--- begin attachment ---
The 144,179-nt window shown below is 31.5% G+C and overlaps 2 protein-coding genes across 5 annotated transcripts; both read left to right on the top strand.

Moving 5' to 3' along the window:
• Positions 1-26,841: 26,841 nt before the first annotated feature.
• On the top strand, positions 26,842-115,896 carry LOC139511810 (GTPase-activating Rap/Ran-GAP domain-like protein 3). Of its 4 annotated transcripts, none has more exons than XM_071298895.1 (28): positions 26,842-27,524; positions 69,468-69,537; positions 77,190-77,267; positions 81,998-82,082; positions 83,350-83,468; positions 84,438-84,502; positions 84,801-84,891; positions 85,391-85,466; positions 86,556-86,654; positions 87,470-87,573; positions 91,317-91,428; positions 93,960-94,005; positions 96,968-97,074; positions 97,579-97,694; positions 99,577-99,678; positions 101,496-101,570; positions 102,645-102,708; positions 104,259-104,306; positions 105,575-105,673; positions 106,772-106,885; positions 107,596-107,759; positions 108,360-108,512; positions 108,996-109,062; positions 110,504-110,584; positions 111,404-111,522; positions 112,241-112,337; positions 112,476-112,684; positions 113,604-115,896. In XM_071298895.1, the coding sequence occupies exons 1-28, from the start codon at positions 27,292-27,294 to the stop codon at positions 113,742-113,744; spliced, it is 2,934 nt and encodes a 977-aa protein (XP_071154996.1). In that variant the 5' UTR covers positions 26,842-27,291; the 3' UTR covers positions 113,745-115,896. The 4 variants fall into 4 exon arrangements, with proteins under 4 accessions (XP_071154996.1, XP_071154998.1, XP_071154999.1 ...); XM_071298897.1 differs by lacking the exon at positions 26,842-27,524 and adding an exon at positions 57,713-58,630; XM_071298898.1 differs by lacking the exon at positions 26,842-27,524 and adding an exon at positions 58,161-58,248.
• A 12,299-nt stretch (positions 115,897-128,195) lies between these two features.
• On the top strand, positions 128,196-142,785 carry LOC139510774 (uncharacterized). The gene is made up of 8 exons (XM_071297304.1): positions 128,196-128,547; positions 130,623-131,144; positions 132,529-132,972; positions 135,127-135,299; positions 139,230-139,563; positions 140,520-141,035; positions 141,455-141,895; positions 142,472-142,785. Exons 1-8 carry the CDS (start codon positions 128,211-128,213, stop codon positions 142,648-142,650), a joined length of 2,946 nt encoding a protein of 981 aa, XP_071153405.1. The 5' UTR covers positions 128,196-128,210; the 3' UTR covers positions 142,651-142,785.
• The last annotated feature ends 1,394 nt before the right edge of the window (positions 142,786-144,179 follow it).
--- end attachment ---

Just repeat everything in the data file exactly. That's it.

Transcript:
The 144,179-nt window shown below is 31.5% G+C and overlaps 2 protein-coding genes across 5 annotated transcripts; both read left to right on the top strand.

Moving 5' to 3' along the window:
• Positions 1-26,841: 26,841 nt before the first annotated feature.
• On the top strand, positions 26,842-115,896 carry LOC139511810 (GTPase-activating Rap/Ran-GAP domain-like protein 3). Of its 4 annotated transcripts, none has more exons than XM_071298895.1 (28): positions 26,842-27,524; positions 69,468-69,537; positions 77,190-77,267; positions 81,998-82,082; positions 83,350-83,468; positions 84,438-84,502; positions 84,801-84,891; positions 85,391-85,466; positions 86,556-86,654; positions 87,470-87,573; positions 91,317-91,428; positions 93,960-94,005; positions 96,968-97,074; positions 97,579-97,694; positions 99,577-99,678; positions 101,496-101,570; positions 102,645-102,708; positions 104,259-104,306; positions 105,575-105,673; positions 106,772-106,885; positions 107,596-107,759; positions 108,360-108,512; positions 108,996-109,062; positions 110,504-110,584; positions 111,404-111,522; positions 112,241-112,337; positions 112,476-112,684; positions 113,604-115,896. In XM_071298895.1, the coding sequence occupies exons 1-28, from the start codon at positions 27,292-27,294 to the stop codon at positions 113,742-113,744; spliced, it is 2,934 nt and encodes a 977-aa protein (XP_071154996.1). In that variant the 5' UTR covers positions 26,842-27,291; the 3' UTR covers positions 113,745-115,896. The 4 variants fall into 4 exon arrangements, with proteins under 4 accessions (XP_071154996.1, XP_071154998.1, XP_071154999.1 ...); XM_071298897.1 differs by lacking the exon at positions 26,842-27,524 and adding an exon at positions 57,713-58,630; XM_071298898.1 differs by lacking the exon at positions 26,842-27,524 and adding an exon at positions 58,161-58,248.
• A 12,299-nt stretch (positions 115,897-128,195) lies between these two features.
• On the top strand, positions 128,196-142,785 carry LOC139510774 (uncharacterized). The gene is made up of 8 exons (XM_071297304.1): positions 128,196-128,547; positions 130,623-131,144; positions 132,529-132,972; positions 135,127-135,299; positions 139,230-139,563; positions 140,520-141,035; positions 141,455-141,895; positions 142,472-142,785. Exons 1-8 carry the CDS (start codon positions 128,211-128,213, stop codon positions 142,648-142,650), a joined length of 2,946 nt encoding a protein of 981 aa, XP_071153405.1. The 5' UTR covers positions 128,196-128,210; the 3' UTR covers positions 142,651-142,785.
• The last annotated feature ends 1,394 nt before the right edge of the window (positions 142,786-144,179 follow it).